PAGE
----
Legislation seeks to transfer Yurok land back to Tribe, resolve historic injustice
If passed, the bill will extend the reservation boundary to include the Yurok Tribe’s Old-Growth Forest and Salmon Sanctuary in the lower part of Blue Creek.
Congressman Jared Huffman (D-San Rafael) recently introduced the Yurok lands act (H.R.7581), a bill that seeks to revise the reservation boundary line and facilitate the transfer of more than one thousand acres of historically Yurok land back to the Tribe.
“The Yurok lands act will help us reclaim our role as the steward of our land,” said Joseph L. James, the Chairman of the Yurok Tribe. “The bill will also strengthen our sovereignty as well as our ability to self-govern within our ancestral territory. I would like to thank Congressman Huffman for introducing this important piece of legislation. If passed, the bill will be a game-changer for the Yurok Tribe.”
The Yurok lands act is one part of the Tribe’s larger plan to achieve two key objectives outlined in the Preamble of the Yurok Constitution. This foundational document was established to guide the Tribe’s recovery from genocide, land theft and many other atrocities. Based on the Tribe’s cultural values, the preamble places upon the Yurok Tribal Council a sacred responsibility to “Reclaim the tribal land base within the Yurok Reservation and enlarge the Reservation boundaries to the maximum extent possible within the ancestral lands of our tribe and Restore, enhance, and manage the tribal fishery, tribal water rights, tribal forests, and all other natural resources.”
At present, the Tribe currently owns less than a quarter of its approximately 500,000-acre ancestral land base, which is currently occupied by timber companies, national and state parks and other land owners. During the last decade, the Yurok Tribe has recovered approximately 70,000 acres of former timber lands on and near the Yurok Reservation, which straddles the lower 44 miles of the Klamath River in Northern California. Most recently, the Tribe regained 2,500 acres adjacent to Ke’-pel Creek, a key Klamath tributary. The acquisition created more than 34,000 acres of contiguous land under Yurok management. The Yurok lands act will redraw the reservation boundary to include recovered lands.
Within the reacquired lands, the Tribe is employing an extraordinarily effective blend of Traditional Ecological Knowledge and Western science to rebuild intricately interconnected forest and aquatic ecosystems that existed in Yurok Country for millennia. The Tribe also set aside a 15,000-acre Old Growth Forest and Salmon Sanctuary in the Blue Creek watershed. Last year, the Tribe launched the Yurok Tribe Construction Corporation, in large part, to accelerate the restoration of tribal lands. Together, the corporation and the Yurok Fisheries Department design and implement large-scale projects to improve fish and wildlife habitat. The Tribe also preforms forest thinning and selective harvest to minimize the fire threat. It will require many decades of hard work to return the landscape to the pristine state it was in prior to the arrival of European “settlers” in Yurok Country.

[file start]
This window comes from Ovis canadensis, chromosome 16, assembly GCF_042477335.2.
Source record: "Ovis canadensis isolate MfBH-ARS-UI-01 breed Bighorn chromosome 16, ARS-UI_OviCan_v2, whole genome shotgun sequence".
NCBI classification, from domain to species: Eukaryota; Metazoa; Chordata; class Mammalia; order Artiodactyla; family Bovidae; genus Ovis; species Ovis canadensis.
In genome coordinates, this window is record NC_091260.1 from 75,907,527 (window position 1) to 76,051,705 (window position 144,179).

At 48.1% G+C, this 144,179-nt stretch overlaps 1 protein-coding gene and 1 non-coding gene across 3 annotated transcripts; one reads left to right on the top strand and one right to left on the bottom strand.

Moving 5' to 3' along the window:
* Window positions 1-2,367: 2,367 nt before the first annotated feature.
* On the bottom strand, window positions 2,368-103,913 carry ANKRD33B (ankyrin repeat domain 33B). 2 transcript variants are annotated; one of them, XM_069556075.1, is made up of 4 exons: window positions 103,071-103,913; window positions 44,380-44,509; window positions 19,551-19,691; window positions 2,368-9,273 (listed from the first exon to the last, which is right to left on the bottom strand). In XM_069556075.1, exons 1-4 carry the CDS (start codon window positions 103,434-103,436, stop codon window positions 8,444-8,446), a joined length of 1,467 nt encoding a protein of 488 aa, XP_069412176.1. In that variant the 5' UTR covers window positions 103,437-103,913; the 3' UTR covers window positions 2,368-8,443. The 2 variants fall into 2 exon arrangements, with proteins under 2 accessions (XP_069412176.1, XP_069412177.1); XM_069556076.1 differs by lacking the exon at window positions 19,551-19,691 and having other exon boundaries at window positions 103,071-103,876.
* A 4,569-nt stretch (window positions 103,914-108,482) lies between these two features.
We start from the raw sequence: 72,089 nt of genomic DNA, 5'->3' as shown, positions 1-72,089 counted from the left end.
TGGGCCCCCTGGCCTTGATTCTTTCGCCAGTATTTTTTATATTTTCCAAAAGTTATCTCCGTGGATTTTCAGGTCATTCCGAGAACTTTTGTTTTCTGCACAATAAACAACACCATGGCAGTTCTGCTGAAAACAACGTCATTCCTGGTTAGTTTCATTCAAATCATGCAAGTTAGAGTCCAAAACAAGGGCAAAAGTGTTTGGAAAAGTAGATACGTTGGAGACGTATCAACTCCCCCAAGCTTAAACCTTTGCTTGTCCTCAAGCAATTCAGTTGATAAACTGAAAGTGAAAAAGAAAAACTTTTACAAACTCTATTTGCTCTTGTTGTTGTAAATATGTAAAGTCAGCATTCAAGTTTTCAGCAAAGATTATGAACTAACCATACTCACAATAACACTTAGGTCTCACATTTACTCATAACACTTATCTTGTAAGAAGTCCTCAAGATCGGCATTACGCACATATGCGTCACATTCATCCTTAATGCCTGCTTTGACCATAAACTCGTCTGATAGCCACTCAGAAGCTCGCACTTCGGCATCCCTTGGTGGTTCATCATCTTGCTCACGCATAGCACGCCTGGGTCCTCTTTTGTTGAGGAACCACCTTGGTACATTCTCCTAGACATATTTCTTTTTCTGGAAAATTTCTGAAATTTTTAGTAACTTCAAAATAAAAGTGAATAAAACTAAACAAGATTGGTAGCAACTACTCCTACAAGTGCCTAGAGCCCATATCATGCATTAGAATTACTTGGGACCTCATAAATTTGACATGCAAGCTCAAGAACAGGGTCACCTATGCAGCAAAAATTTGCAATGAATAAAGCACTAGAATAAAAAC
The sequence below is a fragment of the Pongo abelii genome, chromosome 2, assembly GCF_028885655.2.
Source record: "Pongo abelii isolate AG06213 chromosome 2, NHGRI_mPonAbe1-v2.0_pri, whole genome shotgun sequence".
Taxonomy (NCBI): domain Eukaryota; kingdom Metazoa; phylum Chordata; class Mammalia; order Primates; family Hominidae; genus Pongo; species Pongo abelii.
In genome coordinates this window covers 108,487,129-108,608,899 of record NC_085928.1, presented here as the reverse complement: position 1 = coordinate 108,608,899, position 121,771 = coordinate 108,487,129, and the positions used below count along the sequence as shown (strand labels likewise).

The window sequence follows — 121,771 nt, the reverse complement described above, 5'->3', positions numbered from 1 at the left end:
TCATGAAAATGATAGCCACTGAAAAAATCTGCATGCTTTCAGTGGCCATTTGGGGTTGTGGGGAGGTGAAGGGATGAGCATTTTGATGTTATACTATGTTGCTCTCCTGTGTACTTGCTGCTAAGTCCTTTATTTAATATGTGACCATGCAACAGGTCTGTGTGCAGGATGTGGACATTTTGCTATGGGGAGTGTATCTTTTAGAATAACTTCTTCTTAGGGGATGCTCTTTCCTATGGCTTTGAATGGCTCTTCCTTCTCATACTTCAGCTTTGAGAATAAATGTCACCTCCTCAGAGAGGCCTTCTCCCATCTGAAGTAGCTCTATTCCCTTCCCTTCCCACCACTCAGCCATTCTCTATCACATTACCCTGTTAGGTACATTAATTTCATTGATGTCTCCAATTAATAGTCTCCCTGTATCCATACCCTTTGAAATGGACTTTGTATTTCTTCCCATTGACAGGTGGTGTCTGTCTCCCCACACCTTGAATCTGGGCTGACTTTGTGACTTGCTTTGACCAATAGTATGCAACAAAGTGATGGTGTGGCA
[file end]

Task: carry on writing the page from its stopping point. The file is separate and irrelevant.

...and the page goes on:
Before European contact, the Yurok Tribe managed the landscape to maintain optimal conditions for all native species. The carefully cultivated environment sustained more than 70 Yurok villages for many thousands of years, until California’s Gold Rush and the clear-cut logging era that followed. During this difficult time period, the state, with support from the United States government, inflicted a genocide against Native American people, including the Yurok Tribe, to clear the way for industry. Between the mid-1800s and early 1900s, extractive interests in California amassed a tremendous amount of wealth through the often-illegal and unregulated exploitation of natural resources on tribal lands. Even though a century has passed, the damage done by these industries continues to threaten the environment today. Massive mine tailings, salmon-spawning streams buried in sediment and unhealthy, fire-prone forests can be found throughout the Tribe’s territory. The Yurok Tribe is working hard to fix these issues and bring the region’s biologically diverse ecology back into balance.
“The mental, physical and spiritual health of our people is inextricably linked to the landscape. By healing the land, we are healing ourselves,” said Frankie Myers, the Yurok Tribe’s Vice Chairman. “The loss of our original land base and the destruction of our homeland are injustices that we have had to endure for 150 years, but now we are turning the page. We are recovering our land and developing an economy that revolves around the restoration of the environment. If passed, the Yurok lands act will move us closer to making this long-term goal a reality.”
The Yurok lands act accomplishes the following:
Transfers 1,229 acres of U.S. Forest Service land known as the Yurok Experimental Forest into trust for the tribe
Redraws the reservation boundary line to encompass the Yurok Experimental Forest, recently purchased fee land and a property in proximity to the Blue Creek watershed, one of the Tribe’s most sacred areas
Positions the Yurok Tribe to directly participate in federal land management decisions within the revised Yurok Reservation.
Mandates federal land management agencies to consult with the tribe before major actions on federal land that may affect the amended Yurok Reservation boundary
Affirms the Yurok's governing documents to strengthen tribal governance and sovereignty
Preserves the rights of neighboring tribes and local interests by ensuring there is no delegation of federal authority to the Yurok beyond the expanded reservation, and specifying that nothing in it affects any other federally recognized tribe
Here is some additional information on the bill: https://bit.ly/3rSwBeU